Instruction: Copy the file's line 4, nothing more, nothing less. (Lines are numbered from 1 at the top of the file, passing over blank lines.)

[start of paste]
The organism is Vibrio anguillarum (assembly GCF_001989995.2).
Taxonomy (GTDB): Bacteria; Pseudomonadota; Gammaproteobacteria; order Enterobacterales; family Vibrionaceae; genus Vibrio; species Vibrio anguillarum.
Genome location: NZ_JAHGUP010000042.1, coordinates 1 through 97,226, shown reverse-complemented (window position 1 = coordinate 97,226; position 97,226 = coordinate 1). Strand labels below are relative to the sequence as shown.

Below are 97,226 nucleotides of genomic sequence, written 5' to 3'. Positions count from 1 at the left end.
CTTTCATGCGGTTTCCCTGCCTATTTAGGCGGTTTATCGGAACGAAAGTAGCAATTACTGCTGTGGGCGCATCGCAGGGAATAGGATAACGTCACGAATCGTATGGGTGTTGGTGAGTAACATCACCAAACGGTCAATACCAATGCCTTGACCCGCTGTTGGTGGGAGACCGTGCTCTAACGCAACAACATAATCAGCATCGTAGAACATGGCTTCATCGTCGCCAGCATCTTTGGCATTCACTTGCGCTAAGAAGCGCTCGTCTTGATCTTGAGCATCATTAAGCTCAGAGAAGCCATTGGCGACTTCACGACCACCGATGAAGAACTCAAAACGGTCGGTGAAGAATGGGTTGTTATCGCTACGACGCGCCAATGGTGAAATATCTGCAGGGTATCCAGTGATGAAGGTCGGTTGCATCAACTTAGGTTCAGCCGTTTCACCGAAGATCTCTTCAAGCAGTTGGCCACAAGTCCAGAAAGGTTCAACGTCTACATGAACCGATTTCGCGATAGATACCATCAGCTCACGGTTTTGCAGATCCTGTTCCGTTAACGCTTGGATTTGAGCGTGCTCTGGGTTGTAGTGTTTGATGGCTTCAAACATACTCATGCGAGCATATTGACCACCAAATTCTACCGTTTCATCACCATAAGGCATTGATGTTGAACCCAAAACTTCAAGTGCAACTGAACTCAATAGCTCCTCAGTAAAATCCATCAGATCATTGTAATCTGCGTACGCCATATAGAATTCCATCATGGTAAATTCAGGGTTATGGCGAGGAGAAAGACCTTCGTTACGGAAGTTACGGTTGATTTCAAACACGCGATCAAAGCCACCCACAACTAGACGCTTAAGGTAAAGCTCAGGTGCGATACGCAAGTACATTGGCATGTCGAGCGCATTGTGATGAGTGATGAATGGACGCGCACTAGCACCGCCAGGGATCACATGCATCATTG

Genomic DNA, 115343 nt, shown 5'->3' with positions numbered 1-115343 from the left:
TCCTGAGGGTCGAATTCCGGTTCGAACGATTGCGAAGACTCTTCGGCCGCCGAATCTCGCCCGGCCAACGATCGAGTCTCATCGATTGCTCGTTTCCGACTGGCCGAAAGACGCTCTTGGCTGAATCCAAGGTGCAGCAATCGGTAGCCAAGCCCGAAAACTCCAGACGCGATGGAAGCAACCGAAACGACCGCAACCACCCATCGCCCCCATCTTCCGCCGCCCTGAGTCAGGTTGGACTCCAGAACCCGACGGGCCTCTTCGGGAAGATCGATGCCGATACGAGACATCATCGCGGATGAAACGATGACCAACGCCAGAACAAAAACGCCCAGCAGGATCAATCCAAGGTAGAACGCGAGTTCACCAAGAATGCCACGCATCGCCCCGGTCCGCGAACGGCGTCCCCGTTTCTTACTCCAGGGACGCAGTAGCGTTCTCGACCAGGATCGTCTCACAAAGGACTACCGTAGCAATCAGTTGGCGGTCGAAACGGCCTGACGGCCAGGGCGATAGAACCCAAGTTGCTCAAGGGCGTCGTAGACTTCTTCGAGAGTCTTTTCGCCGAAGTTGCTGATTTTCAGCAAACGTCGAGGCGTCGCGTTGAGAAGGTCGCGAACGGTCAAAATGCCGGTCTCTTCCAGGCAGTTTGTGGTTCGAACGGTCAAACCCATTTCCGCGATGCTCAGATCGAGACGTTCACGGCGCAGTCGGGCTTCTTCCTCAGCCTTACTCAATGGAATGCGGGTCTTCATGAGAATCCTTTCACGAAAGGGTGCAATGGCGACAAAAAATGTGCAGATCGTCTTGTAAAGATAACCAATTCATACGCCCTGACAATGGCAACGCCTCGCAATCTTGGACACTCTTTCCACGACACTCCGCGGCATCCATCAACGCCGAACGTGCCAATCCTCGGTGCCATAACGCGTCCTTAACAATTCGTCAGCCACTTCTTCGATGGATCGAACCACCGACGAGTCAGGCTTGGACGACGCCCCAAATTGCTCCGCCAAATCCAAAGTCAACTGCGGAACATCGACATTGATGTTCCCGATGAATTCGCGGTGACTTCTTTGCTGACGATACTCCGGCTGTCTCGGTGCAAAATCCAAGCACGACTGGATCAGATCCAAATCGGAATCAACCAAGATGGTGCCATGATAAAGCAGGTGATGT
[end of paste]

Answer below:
Below are 97,226 nucleotides of genomic sequence, written 5' to 3'. Positions count from 1 at the left end.